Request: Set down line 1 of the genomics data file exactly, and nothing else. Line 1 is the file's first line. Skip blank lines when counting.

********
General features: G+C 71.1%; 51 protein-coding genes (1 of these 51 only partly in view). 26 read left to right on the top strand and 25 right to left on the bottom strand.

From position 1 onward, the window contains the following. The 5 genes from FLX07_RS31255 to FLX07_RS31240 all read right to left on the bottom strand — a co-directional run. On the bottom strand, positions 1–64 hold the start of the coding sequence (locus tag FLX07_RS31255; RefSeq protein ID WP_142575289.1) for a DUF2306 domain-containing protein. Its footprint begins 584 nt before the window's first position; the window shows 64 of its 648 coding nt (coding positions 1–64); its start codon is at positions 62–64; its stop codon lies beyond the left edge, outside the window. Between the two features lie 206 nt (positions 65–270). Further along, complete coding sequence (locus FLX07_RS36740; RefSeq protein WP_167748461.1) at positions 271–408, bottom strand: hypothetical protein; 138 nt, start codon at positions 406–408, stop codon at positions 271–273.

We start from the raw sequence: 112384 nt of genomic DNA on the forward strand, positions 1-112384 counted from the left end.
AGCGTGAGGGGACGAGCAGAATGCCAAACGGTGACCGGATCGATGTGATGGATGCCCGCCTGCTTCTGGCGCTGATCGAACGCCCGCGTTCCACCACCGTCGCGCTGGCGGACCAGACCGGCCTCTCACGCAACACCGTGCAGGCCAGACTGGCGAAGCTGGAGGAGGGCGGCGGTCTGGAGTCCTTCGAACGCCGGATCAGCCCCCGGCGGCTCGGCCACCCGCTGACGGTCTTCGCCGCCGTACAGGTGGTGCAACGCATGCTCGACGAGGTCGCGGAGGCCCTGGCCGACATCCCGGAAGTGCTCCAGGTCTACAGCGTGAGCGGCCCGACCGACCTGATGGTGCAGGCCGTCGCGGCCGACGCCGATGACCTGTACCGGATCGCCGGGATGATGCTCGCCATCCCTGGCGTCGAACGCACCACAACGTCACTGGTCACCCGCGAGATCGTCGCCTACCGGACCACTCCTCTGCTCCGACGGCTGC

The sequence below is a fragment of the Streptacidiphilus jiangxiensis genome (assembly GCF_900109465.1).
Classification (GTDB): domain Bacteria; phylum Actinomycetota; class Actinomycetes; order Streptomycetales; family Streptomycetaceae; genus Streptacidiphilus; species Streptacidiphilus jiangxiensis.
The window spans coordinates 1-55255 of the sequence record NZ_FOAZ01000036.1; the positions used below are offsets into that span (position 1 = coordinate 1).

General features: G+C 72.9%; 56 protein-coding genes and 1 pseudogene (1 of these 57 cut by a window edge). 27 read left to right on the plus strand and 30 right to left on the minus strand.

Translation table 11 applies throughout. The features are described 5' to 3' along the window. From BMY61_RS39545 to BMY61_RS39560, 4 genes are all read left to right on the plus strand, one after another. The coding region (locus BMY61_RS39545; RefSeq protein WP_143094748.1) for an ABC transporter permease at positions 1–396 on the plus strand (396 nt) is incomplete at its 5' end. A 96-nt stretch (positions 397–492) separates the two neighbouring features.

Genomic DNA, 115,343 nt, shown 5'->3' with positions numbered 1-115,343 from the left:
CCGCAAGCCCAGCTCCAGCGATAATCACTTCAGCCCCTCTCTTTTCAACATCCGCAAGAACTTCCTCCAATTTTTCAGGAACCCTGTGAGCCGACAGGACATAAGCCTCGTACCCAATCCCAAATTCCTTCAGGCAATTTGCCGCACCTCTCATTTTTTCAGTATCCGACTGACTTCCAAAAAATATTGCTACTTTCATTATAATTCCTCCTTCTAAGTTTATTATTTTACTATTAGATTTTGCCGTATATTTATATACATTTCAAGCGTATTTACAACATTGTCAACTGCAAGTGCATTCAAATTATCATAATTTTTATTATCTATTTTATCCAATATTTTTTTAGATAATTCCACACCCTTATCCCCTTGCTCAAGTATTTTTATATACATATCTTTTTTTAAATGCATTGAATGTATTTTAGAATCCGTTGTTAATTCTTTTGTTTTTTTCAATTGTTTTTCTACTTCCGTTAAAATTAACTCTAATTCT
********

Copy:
General features: G+C 71.1%; 51 protein-coding genes (1 of these 51 only partly in view). 26 read left to right on the top strand and 25 right to left on the bottom strand.